Spring Fever is a commonly recognized malady that manifests itself differently in each of us.
It usually occurs somewhere near the first day we can go outside without a coat. A balmy sort of day with sparkling sunshine and a gentle breeze.
It’s the kind of a day when students want to skip school, workers want to call in sick. Homeowners want to start planting flowers, though it’s much too soon.
It’s the kind of day when people want to fly a kite, stroll along the beach, play ball in the park, buy a new hat.
The main thing about Spring Fever is that it makes us vaguely restless. We want to be doing something different. We sense that we’re missing out (on some unnamed something). We want to play hooky from real life. Maybe sail around the world or learn to fly an airplane.
I’m not sure how people in the south celebrate Spring Fever. There isn’t that much difference in the weather. I was in northern Florida when spring arrived this year, and I didn’t even know it. One day I noticed that there were azalea bushes blooming everywhere. Then I heard a couple of morning TV hosts saying something about winter being over. What winter? I wondered. I guess I missed it. Must have slept in that day.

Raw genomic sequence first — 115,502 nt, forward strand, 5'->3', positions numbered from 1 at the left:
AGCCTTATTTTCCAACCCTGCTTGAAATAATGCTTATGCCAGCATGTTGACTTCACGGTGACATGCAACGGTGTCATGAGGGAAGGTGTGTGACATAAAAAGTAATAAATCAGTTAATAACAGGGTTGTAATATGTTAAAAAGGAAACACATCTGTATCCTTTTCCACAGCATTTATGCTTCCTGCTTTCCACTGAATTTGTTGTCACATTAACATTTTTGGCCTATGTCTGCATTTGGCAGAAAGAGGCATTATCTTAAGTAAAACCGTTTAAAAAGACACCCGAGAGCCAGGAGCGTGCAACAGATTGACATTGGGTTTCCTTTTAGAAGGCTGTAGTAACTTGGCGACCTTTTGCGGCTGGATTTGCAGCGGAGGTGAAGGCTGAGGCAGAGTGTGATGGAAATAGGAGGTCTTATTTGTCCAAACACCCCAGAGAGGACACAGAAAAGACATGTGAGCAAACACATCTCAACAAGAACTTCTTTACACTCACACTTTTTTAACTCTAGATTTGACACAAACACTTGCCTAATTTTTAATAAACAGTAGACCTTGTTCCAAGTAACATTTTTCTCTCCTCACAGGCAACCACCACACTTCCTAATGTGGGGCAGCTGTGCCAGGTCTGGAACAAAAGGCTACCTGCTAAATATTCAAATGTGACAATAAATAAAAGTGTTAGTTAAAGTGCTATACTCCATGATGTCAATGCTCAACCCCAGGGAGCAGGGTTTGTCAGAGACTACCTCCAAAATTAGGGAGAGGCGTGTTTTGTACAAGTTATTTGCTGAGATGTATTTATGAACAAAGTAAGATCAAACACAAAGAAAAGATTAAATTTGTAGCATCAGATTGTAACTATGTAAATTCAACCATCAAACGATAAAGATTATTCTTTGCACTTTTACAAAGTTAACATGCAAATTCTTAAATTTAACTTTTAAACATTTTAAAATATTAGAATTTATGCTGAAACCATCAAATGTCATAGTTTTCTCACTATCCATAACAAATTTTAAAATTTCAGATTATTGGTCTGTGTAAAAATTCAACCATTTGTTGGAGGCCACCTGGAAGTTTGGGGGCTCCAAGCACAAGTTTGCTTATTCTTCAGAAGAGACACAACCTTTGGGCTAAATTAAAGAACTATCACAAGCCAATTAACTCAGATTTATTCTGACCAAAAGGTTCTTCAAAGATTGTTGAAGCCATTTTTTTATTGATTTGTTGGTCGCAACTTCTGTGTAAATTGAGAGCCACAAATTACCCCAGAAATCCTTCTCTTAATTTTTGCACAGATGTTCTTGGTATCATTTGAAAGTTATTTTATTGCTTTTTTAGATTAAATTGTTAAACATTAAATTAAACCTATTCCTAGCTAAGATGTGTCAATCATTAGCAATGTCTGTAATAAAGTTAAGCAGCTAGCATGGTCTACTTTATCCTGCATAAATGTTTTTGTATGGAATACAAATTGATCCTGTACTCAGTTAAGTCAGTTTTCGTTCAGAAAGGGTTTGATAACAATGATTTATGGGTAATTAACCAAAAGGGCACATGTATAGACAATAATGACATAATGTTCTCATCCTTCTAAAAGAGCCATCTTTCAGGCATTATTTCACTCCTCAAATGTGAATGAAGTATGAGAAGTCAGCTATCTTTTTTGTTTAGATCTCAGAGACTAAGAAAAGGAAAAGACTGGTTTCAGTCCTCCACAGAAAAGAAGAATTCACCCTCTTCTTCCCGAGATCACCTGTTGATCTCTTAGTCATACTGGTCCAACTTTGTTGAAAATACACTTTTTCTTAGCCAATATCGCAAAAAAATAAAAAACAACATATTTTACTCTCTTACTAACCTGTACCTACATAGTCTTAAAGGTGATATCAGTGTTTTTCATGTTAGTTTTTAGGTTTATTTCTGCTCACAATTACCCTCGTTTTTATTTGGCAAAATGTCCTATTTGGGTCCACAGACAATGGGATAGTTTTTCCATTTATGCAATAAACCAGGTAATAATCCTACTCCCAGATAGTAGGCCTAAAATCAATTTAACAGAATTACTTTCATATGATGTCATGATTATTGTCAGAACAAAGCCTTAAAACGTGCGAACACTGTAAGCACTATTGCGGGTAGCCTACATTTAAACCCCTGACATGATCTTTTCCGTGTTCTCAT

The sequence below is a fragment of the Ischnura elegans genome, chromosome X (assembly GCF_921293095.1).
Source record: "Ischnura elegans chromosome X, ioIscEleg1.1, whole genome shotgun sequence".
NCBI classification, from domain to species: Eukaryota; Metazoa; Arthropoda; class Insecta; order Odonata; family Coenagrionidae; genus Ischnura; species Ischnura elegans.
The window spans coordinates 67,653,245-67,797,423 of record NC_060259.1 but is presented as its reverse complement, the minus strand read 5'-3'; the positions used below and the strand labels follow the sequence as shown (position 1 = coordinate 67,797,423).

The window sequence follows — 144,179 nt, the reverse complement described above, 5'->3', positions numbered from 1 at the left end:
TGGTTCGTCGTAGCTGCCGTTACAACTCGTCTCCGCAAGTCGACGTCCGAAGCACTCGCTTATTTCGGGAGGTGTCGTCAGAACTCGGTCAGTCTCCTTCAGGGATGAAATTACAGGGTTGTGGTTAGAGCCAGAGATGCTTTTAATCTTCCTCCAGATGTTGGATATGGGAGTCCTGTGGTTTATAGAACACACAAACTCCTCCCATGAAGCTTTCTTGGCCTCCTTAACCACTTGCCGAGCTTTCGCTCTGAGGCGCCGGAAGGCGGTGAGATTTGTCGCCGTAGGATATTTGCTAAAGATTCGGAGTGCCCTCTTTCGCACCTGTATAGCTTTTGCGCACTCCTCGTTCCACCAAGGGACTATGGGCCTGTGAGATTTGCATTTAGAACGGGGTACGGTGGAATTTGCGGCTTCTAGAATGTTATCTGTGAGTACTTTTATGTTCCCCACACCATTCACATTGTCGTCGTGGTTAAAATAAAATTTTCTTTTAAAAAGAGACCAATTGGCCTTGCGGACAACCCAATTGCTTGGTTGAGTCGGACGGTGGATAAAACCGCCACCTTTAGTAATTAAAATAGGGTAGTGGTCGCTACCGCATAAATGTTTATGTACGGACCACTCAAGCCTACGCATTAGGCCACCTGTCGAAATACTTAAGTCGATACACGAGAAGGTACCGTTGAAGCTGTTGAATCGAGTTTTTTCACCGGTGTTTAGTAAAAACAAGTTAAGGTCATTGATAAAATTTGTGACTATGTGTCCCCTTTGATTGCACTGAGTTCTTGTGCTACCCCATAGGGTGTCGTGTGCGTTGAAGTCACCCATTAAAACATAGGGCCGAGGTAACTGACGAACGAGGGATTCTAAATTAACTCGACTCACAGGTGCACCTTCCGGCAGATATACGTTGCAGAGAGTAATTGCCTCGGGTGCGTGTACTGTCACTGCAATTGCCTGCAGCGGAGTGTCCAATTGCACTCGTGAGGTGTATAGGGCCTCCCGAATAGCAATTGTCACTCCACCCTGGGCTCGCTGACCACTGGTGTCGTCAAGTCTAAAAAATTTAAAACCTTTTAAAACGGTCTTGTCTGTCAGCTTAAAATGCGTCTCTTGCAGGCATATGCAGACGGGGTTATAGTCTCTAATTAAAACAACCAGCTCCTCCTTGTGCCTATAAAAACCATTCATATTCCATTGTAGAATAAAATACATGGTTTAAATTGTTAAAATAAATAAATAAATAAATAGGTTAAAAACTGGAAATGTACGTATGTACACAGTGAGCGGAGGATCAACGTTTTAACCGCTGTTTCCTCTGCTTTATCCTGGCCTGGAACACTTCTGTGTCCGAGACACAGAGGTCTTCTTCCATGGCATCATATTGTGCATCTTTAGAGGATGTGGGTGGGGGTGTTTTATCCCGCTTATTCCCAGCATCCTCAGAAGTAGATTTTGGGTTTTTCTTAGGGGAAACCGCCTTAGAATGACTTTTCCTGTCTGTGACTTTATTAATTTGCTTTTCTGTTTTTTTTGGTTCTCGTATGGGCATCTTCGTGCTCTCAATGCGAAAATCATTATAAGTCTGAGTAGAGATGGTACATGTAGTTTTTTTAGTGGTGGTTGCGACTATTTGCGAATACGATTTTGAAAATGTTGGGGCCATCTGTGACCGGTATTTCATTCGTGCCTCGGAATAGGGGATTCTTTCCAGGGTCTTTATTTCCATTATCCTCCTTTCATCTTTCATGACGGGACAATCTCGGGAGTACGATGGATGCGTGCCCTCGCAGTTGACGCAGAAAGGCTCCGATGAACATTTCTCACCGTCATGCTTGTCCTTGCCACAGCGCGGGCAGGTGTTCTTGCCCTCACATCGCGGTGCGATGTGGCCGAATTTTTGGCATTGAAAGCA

For me, I usually take long rides and short walks, exploring the countryside, discovering new places–taking in the smells and soaking up the gentle warmth.
I always have a strong urge to run away. This is accompanied by a nagging, guilty feeling that I should be cleaning out closets and beating mattresses–but so far I’ve always summoned the strength to fight off such sickness.
I go play somewhere instead.
(c) Ruth Minshull 2014